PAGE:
The key Mercantilists fallacies as opposed to classical reasoning that Sri Lanka is laboring under and has contributed to the island’s post-independent economic decline and the accelerated the decline since 2015, can be summarized as follows.
Pegs for dummies
To understand why Sri Lanka’s monetary frameworks fail it is useful to understand what a working monetary framework is. Some people call this the bi-polar view but it is simply the world and how it works in reality.
In a peg, the monetary authority will buy and sell foreign exchange in unlimited quantities at the pegged rate. A purchase of dollars by the central bank from an exporter will increase excess liquidity in the banking system by inserting new reserves to the bank and the dollar seller. The account of the customer who sold the dollars will be credited with the newly created money. This action will increase reserve money and overnight rates may fall.
After the central bank buys dollars to create liquidity a commercial bank can not only loan the rupees it gets as loan repayments and deposits, but it also the newly created excess liquidity from the central bank dollar purchase – or surrenders.
If the customer (exporter or the spouse of a Middle East worker) does not spend the money it will be loaned to another.
The borrower may invest it in a hotel or house triggering imports. Even if the person bought a domestically produced product, in the next round the money will hit the forex market. Import substitution therefore will not stop the problem of forex shortages even if there were no imported inputs in it.
When the new money hits the forex market, the central bank will sell the dollars it bought in the first place and the reserve money will contract once more. The bank of the customer who bought the money will see a reduction in rupee reserves.
Following any dollar sale by the central bank, which will absorb liquidity, the volume of loans the importer’s bank (and therefore the banking system as a whole) will be able to grant will be less than the total of loan repayments and net deposits it received in that day.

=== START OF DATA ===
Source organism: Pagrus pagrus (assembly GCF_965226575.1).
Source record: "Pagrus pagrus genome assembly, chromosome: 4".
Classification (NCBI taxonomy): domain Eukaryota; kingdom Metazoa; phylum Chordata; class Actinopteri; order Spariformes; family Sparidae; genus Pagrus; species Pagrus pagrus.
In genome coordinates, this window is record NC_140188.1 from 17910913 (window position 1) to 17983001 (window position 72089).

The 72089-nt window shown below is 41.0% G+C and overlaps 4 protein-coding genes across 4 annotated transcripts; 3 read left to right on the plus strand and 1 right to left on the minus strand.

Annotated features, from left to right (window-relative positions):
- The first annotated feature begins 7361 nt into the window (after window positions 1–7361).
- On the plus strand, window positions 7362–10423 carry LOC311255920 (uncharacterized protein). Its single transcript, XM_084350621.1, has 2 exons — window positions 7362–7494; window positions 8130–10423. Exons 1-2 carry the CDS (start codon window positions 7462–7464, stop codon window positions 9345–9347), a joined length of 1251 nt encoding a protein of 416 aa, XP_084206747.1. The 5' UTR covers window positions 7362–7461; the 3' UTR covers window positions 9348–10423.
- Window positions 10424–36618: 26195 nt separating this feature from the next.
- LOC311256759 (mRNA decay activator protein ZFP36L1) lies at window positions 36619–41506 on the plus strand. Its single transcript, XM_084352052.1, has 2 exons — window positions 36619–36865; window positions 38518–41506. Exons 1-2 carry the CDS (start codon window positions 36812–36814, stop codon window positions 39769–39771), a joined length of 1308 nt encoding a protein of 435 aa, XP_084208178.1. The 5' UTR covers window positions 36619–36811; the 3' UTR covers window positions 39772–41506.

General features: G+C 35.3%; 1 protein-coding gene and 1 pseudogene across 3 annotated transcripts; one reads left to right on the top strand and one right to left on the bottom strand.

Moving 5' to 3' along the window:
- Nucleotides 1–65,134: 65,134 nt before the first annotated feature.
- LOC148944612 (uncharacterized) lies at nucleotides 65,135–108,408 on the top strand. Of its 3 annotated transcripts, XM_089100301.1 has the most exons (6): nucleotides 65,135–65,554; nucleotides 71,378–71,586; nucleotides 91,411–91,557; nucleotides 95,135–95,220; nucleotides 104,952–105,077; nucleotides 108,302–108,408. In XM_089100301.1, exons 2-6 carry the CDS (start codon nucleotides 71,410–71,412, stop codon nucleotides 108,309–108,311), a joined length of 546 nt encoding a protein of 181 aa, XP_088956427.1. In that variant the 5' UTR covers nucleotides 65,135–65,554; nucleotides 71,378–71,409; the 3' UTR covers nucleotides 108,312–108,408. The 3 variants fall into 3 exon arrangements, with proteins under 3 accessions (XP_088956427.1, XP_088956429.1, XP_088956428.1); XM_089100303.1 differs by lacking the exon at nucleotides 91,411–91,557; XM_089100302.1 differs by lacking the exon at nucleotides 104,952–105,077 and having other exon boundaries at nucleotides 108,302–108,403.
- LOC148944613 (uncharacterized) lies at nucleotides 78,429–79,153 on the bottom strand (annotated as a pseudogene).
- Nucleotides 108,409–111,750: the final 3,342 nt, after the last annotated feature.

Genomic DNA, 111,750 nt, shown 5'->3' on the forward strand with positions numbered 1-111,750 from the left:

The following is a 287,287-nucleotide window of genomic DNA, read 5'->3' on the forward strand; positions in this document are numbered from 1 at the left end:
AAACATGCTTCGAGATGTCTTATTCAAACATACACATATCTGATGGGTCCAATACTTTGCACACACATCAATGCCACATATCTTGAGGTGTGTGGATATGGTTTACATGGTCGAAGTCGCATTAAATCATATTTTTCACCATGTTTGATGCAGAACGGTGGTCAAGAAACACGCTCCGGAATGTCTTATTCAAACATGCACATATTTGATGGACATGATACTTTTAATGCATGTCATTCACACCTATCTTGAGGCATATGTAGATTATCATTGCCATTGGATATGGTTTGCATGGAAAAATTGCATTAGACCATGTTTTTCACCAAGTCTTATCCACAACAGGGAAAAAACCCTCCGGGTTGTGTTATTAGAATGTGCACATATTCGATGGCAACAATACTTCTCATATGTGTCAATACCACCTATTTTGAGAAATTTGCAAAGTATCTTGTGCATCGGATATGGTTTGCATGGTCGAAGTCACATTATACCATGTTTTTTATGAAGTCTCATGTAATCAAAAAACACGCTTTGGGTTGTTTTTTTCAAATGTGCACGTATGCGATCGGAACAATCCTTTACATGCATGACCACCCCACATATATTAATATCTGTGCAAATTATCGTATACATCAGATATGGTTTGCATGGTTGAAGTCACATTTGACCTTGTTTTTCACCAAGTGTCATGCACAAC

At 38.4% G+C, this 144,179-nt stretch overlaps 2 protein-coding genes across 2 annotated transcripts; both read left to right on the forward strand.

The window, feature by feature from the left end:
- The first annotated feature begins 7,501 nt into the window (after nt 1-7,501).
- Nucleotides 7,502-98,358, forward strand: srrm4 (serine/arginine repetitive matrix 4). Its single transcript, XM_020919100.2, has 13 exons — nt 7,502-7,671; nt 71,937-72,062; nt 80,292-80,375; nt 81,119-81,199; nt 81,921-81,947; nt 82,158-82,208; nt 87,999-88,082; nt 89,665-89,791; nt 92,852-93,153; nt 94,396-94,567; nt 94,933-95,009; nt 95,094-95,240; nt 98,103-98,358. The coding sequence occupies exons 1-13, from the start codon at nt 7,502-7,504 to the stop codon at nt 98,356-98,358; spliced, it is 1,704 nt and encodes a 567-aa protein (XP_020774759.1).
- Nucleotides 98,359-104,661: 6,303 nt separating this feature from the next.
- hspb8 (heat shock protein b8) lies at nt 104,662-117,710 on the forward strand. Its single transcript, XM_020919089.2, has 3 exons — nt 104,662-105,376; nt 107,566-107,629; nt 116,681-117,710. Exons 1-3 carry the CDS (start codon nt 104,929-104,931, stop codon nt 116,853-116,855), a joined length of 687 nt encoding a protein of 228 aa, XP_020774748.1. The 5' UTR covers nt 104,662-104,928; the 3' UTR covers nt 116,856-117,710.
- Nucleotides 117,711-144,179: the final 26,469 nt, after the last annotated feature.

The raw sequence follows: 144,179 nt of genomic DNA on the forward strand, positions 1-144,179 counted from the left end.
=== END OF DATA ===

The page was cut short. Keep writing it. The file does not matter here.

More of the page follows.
When liquidity tightens overnight rates will tend to increase as a result.
This is why in countries where there is a wide policy corridor (stable or highly credible peg) or there is no policy rate at all (currency board, hard peg, or credible peg) the exchange rate will be stable or be permanently fixed. Sri Lanka’s rupee was fixed from 1885 to 1950 through a currency board.
Since these stable central banks piggy back on US policy rates, they will also not collapse when the Fed tightens policy as Sri Lanka does all the time or loosens boosting commodity prices and triggering price controls and subsidies with printed money.
Reserve Pass Through
It can also be seen that in a pegged exchange rate, all excess exports and remittances inflows exceeding daily import demand as well as days when inward remittance are overtaken by outward flows, will ‘pass ‘through’ the reserve money altering its size and the overnight rates through changes in the overnight liquidity balance.
Dollar inflows will make the reserve money bigger and new outflows will make it smaller every day because the exchange rate is fixed, altering excess liquidity (the aggregate balance of the banking system).
The time the excess liquidity remains in the system and is turned into credit or deposit withdrawals, is the timing difference between the inflow of the dollars and the time it takes for someone to spend the money or borrow and invest.
Whether a private borrower takes the money and builds a hotel or apartment, if the government borrowed the money via a Treasury bill and repaid a foreign loan the effect will be the same.
The exchange rate will be fixed, reserve money will narrow and interest rates will go up. In a consistent peg, the reserve pass through is 100 percent of dollar flows or 1 to 1.
Therefore there are no forex shortages even if the government repays a loan since the sale of a Treasury bill to a bank or other customers will crowd out private borrowing and block imports along with investment.
The interest rate going up and down is a consequence of how the crowding out will happen. But there is no need for a depreciation of the currency, since reserve money change is the consequence of an inflow or outflow of dollars.
It can be seen that in a peg there is no possibility of dollar outflows exceeding inflows in the limited time it takes for liquidity to turn into credit, which seems to be around 4 to 6 weeks in Sri Lanka, based on observations of this columnist. This can change if there are large volumes of approved and undisbursed loans (2011 for example).
If there a persistent fall in domestic credit, dollar outflows will fall and the central bank will be able to build up forex reserve and excess liquidity will also build up.
Through the daily changes in reserve money, dollar outflows will exactly match outflows and the timing difference is reflected in the change in reserve money.
This is why in Vietnam and Bangladesh, as consumption fell foreign reserve went up. Overnight rates in Bangladesh fell 90 basis points and about 20 basis points in Vietnam. Such regimes have fairly credible pegs.